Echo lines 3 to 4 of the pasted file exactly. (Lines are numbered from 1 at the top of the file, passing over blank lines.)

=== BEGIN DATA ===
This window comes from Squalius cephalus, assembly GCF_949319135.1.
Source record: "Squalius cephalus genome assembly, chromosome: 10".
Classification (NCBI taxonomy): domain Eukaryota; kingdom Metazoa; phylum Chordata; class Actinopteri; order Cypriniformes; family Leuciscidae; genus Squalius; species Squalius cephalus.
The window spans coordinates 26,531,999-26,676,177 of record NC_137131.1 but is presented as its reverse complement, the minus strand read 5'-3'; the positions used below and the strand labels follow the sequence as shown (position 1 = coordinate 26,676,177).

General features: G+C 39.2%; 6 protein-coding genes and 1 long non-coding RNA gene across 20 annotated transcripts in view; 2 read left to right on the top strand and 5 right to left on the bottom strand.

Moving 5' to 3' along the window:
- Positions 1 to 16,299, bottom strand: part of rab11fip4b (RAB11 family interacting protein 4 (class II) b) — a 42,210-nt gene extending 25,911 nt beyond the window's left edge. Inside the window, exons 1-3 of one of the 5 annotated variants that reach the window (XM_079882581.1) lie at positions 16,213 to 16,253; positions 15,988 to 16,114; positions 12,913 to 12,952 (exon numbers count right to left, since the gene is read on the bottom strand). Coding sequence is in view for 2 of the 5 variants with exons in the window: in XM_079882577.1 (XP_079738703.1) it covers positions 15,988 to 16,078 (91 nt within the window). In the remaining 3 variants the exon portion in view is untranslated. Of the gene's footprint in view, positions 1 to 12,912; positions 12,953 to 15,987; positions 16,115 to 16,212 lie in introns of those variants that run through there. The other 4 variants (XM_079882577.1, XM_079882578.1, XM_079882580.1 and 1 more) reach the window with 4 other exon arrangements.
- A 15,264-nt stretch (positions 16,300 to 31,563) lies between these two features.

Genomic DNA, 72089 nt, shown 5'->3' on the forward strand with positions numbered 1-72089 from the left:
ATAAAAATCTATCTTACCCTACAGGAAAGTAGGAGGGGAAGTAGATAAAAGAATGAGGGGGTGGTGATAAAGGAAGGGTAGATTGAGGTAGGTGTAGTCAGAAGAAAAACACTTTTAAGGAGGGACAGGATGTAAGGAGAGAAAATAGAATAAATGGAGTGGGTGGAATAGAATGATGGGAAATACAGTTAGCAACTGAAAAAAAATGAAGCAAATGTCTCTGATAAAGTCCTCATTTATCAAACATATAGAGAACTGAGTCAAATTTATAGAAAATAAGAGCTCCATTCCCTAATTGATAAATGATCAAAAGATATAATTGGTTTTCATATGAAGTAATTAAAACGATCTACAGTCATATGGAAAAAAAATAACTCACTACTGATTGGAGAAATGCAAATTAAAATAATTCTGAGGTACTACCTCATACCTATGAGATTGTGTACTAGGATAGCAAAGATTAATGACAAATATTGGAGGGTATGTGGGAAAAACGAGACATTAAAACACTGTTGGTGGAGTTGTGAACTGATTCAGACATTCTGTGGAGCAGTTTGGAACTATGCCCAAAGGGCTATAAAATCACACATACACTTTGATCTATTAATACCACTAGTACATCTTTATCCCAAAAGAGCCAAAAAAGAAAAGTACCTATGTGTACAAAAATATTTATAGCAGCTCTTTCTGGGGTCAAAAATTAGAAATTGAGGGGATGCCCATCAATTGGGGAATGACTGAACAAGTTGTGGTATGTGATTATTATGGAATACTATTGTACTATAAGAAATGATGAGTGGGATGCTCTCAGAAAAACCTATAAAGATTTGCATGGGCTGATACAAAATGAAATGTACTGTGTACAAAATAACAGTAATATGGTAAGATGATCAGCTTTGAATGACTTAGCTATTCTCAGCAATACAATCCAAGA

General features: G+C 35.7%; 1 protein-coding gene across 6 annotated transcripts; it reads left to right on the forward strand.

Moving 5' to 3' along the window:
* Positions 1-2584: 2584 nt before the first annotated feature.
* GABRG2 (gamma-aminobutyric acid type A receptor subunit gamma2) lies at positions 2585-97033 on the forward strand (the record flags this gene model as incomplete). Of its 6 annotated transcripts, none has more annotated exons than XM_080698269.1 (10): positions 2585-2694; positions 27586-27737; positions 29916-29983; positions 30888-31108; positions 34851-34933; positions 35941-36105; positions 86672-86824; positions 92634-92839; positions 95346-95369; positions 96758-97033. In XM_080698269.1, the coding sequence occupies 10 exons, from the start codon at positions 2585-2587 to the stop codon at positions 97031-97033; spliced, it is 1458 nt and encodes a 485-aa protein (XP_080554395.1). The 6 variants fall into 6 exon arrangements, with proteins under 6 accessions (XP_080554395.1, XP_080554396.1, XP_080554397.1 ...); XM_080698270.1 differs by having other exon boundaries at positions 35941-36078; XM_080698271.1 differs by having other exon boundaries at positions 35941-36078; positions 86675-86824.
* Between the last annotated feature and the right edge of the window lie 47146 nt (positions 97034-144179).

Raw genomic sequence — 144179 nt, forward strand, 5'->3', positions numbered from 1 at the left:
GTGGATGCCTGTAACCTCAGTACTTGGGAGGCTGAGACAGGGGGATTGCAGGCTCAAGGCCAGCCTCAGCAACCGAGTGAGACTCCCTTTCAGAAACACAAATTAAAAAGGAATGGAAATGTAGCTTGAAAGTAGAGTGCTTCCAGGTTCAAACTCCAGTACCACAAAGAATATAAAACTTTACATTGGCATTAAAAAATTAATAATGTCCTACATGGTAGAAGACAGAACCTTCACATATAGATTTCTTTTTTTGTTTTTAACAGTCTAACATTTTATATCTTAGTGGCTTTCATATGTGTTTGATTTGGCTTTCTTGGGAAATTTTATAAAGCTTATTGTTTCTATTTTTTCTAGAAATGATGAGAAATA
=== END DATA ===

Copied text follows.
Classification (NCBI taxonomy): domain Eukaryota; kingdom Metazoa; phylum Chordata; class Actinopteri; order Cypriniformes; family Leuciscidae; genus Squalius; species Squalius cephalus.
The window spans coordinates 26,531,999-26,676,177 of record NC_137131.1 but is presented as its reverse complement, the minus strand read 5'-3'; the positions used below and the strand labels follow the sequence as shown (position 1 = coordinate 26,676,177).